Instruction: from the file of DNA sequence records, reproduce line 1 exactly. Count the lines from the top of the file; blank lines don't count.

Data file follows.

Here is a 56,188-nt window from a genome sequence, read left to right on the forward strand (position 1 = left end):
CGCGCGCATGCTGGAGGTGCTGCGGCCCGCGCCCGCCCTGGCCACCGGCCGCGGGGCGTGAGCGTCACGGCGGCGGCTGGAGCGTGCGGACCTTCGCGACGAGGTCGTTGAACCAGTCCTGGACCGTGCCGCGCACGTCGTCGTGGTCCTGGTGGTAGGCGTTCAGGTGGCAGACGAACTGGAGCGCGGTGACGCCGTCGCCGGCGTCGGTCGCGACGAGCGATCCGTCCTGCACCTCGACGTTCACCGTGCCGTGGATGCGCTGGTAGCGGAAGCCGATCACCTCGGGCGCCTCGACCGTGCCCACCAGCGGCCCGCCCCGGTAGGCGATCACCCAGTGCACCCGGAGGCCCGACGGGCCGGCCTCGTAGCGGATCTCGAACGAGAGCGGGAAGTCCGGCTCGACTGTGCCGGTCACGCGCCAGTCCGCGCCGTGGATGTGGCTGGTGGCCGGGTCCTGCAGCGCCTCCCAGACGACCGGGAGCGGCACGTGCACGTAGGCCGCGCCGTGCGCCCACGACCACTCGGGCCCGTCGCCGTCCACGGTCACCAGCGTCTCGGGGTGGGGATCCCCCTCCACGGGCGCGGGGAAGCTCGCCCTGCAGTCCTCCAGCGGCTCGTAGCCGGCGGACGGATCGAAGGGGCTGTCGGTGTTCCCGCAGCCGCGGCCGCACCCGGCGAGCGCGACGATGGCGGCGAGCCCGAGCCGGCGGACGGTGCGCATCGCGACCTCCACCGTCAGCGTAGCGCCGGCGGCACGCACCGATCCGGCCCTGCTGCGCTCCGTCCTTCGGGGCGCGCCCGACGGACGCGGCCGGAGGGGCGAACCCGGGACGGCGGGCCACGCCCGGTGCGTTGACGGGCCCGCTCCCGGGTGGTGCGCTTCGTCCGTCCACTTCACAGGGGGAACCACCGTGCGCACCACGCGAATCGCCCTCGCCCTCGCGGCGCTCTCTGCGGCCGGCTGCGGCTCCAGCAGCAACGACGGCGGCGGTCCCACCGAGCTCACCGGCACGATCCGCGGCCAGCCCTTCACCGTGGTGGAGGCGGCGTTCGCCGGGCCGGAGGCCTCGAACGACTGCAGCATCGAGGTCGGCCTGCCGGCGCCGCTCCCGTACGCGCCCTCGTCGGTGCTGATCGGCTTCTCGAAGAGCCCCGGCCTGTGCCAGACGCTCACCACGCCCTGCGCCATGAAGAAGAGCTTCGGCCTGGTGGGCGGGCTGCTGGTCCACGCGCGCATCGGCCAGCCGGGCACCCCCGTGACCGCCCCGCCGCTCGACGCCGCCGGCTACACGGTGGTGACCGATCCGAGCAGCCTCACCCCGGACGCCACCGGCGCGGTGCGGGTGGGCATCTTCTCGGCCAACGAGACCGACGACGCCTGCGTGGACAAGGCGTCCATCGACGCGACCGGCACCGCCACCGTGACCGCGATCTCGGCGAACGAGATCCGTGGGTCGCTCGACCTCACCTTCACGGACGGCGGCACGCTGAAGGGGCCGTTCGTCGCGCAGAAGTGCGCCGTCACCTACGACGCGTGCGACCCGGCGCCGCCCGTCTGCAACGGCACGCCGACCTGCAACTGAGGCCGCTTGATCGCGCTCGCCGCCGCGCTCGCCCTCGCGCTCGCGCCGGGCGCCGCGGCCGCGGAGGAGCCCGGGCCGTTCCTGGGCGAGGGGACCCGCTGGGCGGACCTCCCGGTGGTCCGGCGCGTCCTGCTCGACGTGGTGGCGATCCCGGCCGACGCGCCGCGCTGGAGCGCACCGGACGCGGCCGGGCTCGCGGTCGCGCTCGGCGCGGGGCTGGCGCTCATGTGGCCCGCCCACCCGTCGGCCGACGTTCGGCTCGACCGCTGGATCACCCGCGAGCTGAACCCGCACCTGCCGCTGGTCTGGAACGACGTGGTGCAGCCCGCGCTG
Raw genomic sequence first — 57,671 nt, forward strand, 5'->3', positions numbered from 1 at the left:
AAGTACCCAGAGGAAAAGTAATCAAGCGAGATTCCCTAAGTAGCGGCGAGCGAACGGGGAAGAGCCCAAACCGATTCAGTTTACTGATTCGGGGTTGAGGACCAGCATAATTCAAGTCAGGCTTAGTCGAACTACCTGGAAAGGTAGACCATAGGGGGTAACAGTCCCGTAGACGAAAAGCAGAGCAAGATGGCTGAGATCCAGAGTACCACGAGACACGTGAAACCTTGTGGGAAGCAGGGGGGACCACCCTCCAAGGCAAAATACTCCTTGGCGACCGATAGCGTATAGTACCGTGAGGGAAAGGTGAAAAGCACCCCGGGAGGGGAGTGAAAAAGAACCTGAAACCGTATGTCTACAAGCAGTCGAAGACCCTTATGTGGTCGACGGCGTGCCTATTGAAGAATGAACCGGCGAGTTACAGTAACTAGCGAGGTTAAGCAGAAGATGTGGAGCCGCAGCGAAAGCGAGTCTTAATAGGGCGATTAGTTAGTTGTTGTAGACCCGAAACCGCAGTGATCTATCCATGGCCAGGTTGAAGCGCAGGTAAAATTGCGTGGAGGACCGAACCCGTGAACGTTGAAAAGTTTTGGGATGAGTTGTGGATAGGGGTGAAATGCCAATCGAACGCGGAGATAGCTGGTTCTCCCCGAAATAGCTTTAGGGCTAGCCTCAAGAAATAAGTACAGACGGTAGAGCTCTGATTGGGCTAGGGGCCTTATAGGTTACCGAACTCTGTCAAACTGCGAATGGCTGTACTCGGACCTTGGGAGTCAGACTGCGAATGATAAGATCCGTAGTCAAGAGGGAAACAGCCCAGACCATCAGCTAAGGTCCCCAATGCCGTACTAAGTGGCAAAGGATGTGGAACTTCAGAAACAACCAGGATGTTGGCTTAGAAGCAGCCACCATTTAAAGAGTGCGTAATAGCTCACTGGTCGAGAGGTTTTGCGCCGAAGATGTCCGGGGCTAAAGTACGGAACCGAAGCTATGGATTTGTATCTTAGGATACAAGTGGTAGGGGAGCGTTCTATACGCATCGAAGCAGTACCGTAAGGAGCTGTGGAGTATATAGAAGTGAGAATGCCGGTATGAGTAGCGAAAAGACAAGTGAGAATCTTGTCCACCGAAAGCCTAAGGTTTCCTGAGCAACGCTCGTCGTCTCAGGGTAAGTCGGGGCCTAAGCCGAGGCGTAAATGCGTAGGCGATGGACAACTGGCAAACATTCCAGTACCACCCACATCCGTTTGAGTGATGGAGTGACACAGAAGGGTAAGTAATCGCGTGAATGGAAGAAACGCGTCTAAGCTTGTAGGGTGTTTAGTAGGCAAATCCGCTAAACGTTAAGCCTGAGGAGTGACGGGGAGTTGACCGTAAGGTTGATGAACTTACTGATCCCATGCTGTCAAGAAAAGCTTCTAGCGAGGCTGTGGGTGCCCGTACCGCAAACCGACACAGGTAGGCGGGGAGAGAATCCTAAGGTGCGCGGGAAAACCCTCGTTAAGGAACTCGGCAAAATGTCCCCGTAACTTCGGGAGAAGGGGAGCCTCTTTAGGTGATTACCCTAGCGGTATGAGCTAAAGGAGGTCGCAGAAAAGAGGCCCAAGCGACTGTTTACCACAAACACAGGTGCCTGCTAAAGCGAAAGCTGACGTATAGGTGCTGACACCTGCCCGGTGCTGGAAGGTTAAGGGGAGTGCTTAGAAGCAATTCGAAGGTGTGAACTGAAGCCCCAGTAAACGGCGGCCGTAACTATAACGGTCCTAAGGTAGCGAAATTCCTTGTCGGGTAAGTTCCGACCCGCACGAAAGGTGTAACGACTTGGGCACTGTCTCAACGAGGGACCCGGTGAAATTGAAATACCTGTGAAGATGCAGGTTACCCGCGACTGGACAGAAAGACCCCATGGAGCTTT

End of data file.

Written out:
Here is a 56,188-nt window from a genome sequence, read left to right on the forward strand (position 1 = left end):